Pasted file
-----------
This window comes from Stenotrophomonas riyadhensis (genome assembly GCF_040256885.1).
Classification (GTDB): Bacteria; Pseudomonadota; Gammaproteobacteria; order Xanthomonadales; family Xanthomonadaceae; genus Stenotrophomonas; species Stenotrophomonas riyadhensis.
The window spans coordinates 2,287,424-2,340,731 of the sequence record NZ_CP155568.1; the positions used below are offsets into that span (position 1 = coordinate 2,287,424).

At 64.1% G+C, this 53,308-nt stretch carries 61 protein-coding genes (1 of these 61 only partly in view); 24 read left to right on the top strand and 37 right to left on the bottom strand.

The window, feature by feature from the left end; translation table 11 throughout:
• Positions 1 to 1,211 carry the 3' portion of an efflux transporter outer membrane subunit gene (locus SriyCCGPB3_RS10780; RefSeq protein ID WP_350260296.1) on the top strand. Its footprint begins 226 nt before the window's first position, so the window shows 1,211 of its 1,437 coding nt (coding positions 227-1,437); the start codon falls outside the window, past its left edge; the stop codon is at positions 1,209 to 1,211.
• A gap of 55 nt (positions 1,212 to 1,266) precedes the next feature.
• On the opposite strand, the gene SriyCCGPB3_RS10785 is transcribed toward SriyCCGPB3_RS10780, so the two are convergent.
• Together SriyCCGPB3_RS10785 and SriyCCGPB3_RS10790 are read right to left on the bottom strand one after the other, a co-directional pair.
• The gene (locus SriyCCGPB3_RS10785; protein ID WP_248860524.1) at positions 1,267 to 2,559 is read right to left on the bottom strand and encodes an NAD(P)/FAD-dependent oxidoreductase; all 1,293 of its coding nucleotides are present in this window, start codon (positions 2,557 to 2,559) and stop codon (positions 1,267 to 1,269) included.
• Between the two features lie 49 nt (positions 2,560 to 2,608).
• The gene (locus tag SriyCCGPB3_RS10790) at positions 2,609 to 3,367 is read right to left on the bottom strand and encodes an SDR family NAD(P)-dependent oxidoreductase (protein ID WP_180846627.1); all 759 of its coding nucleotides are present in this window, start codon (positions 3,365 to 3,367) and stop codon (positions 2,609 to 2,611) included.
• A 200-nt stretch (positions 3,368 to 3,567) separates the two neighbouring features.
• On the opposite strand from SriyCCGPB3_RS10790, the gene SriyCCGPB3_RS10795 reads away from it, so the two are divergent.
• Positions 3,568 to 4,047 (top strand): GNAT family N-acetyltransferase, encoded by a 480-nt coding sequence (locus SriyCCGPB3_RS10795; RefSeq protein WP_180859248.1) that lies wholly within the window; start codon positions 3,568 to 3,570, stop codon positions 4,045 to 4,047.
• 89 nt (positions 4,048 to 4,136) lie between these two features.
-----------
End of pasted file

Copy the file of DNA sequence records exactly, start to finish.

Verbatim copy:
This window comes from Stenotrophomonas riyadhensis (genome assembly GCF_040256885.1).
Classification (GTDB): Bacteria; Pseudomonadota; Gammaproteobacteria; order Xanthomonadales; family Xanthomonadaceae; genus Stenotrophomonas; species Stenotrophomonas riyadhensis.
The window spans coordinates 2,287,424-2,340,731 of the sequence record NZ_CP155568.1; the positions used below are offsets into that span (position 1 = coordinate 2,287,424).

At 64.1% G+C, this 53,308-nt stretch carries 61 protein-coding genes (1 of these 61 only partly in view); 24 read left to right on the top strand and 37 right to left on the bottom strand.

The window, feature by feature from the left end; translation table 11 throughout:
• Positions 1 to 1,211 carry the 3' portion of an efflux transporter outer membrane subunit gene (locus SriyCCGPB3_RS10780; RefSeq protein ID WP_350260296.1) on the top strand. Its footprint begins 226 nt before the window's first position, so the window shows 1,211 of its 1,437 coding nt (coding positions 227-1,437); the start codon falls outside the window, past its left edge; the stop codon is at positions 1,209 to 1,211.
• A gap of 55 nt (positions 1,212 to 1,266) precedes the next feature.
• On the opposite strand, the gene SriyCCGPB3_RS10785 is transcribed toward SriyCCGPB3_RS10780, so the two are convergent.
• Together SriyCCGPB3_RS10785 and SriyCCGPB3_RS10790 are read right to left on the bottom strand one after the other, a co-directional pair.
• The gene (locus SriyCCGPB3_RS10785; protein ID WP_248860524.1) at positions 1,267 to 2,559 is read right to left on the bottom strand and encodes an NAD(P)/FAD-dependent oxidoreductase; all 1,293 of its coding nucleotides are present in this window, start codon (positions 2,557 to 2,559) and stop codon (positions 1,267 to 1,269) included.
• Between the two features lie 49 nt (positions 2,560 to 2,608).
• The gene (locus tag SriyCCGPB3_RS10790) at positions 2,609 to 3,367 is read right to left on the bottom strand and encodes an SDR family NAD(P)-dependent oxidoreductase (protein ID WP_180846627.1); all 759 of its coding nucleotides are present in this window, start codon (positions 3,365 to 3,367) and stop codon (positions 2,609 to 2,611) included.
• A 200-nt stretch (positions 3,368 to 3,567) separates the two neighbouring features.
• On the opposite strand from SriyCCGPB3_RS10790, the gene SriyCCGPB3_RS10795 reads away from it, so the two are divergent.
• Positions 3,568 to 4,047 (top strand): GNAT family N-acetyltransferase, encoded by a 480-nt coding sequence (locus SriyCCGPB3_RS10795; RefSeq protein WP_180859248.1) that lies wholly within the window; start codon positions 3,568 to 3,570, stop codon positions 4,045 to 4,047.
• 89 nt (positions 4,048 to 4,136) lie between these two features.